Smoking fish can add a wonderful flavour to the meat and is a very satisfying process, especially if you are the outdoors type.
You can buy fish smokers from most stores, but making your own is a fantastic option; you are upcycling what you have lying around your shed and will not cost you a cent.
Here I provide a couple of methods. One using tin cans and methylated spirits, the other using Jamie Oliver’s bucket method.
Jamie’s Olivers Bucket Fish Smoker Method
Jamie just uses a metal bucket, which is the easiest method if you have one spare. Here’s his method which I have also tried with great success:
1. Find an old metal bucket that you don’t need. Turn upside down and make a few holes in the bottom for airflow. Jamie uses a screwdriver and a rock! But you could use a hammer.
2. Place on a couple of bricks so you don’t burn the grass (Jamie doesn’t do this)
3. Add white-hot BBQ charcoal to the bucket then add wood chips. Hardwoods work the best like oak. You can also buy oak chips from whisky barrels if you want to go pro. To create more smoke, pre-soak the wood chips in water.
4. Place all the fish meat on a skewers and place over the bucket. If you are smoking fish fillets, then lay some wood skewers on the bucket to form a rack – then place the fillets on your rack.
5. Lay a damps tea towel over the whole lot, to lock in all that smoke and intensify the flavour.
Methylated Spirits and Tin Can Method
Gather the Tools You Will Need
Buying a smoker might be the easier way out, but why spend tens of dollars on a smoker when you can build one on your own? You will be more satisfied anyway, and the food on your fishing trip will be delicious.
Here are the tools you will need;
• Three or four empty tins, similar to the ones that contain milk formula.
• Two roasting tins. They should have significant depth to them.
• A grill rack that will easily fit inside those roasting pans.
• Four or five bricks.
• Saw dust, preferably from woods that were not painted, and definitely not pine.
• Methylated spirit or some goo wood chips – preferably hard woods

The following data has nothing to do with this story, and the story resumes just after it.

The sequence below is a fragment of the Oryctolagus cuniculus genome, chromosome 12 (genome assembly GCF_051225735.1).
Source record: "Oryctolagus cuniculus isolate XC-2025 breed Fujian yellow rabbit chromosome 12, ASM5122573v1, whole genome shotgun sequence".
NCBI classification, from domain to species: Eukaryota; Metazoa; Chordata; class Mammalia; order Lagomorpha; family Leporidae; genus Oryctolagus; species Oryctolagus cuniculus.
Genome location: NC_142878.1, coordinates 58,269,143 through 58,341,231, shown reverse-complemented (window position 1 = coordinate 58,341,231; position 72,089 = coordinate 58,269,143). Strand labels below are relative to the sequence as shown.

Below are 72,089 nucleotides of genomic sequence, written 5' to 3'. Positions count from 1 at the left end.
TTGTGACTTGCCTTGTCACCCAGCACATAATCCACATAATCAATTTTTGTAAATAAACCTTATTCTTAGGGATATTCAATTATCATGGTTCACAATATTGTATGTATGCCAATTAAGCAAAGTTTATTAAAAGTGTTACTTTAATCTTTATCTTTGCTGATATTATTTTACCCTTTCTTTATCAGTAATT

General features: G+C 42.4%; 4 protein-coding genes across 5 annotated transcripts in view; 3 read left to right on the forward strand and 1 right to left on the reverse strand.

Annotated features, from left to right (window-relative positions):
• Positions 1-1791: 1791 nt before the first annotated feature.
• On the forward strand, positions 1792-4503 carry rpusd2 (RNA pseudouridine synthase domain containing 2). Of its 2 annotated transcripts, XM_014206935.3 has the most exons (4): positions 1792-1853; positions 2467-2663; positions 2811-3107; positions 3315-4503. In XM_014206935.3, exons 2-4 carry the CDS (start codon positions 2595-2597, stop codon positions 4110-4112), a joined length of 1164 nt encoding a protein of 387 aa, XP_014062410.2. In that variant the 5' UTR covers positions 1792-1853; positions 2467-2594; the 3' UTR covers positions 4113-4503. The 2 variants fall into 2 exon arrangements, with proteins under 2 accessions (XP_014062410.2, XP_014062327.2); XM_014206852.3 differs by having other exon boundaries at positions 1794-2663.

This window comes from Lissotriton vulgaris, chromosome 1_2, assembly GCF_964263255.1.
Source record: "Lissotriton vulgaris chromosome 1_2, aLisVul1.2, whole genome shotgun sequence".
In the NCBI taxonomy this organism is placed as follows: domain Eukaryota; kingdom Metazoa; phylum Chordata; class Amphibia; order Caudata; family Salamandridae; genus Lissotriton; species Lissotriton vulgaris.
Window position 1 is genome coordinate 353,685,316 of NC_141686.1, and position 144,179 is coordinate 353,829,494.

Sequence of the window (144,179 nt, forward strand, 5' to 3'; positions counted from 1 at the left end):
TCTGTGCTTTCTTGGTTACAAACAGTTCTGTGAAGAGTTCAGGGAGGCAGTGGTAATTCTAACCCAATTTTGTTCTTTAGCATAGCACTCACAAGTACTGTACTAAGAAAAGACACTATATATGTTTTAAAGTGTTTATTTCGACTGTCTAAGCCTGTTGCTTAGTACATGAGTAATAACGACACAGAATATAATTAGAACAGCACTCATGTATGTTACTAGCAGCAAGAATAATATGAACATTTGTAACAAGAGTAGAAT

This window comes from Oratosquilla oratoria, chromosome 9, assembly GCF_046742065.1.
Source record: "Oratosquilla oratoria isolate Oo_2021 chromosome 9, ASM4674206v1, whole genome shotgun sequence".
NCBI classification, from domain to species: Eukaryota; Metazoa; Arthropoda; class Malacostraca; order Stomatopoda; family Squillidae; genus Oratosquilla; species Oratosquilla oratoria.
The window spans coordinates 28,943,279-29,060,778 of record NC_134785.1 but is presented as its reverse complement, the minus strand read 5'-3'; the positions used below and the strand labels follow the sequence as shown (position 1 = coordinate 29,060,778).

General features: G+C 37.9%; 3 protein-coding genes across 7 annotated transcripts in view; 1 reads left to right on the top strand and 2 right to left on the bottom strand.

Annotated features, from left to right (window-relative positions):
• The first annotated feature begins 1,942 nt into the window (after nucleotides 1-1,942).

• The fish you want to smoke. For your own sake, marinate them or soak them in brine water.
• If available, a single burner camping stove would do as well, instead of the cans and methylated spirits.
Getting Down to Business
It would be best if you do this away from the house. A sheltered location is preferable to use. If possible, a paved location would offer act as a great base for the setup, but if that’s not available, a flat location would work just as well.
1. Set down the bricks to form a steady base. Go ahead and put one of the roasting pans atop the bricks. Then spread the saw dust on the bottom of the pan. Finish this set up by placing the grill atop the saw dust.
2. Take out your fish and put on top of the roasting grill. If they are fillets, it would be best to put them with the skin down to the grill. Take the other roasting pan and place on top of the other pan to form a tight seal. You can use one of the bricks as a weight on top of the lead to ensure the integrity of the seal.
3. Take the cans and half fill them with the methylated spirit. Light them and set them under the roasting pan. If the camping stove is available, you can use it on moderate heat. Cooking time will depend on the recipe you had used to prepare the meal. If you hadn’t settled on one, 20 minutes should be enough to prepare the fish.
A word of caution. If the spirit is running low inside the tins, extinguish the flames first by covering the tin to snuff out supply of oxygen. Refilling the tin while a fire is ongoing could result in burns. This is because methylated spirits are highly flammable.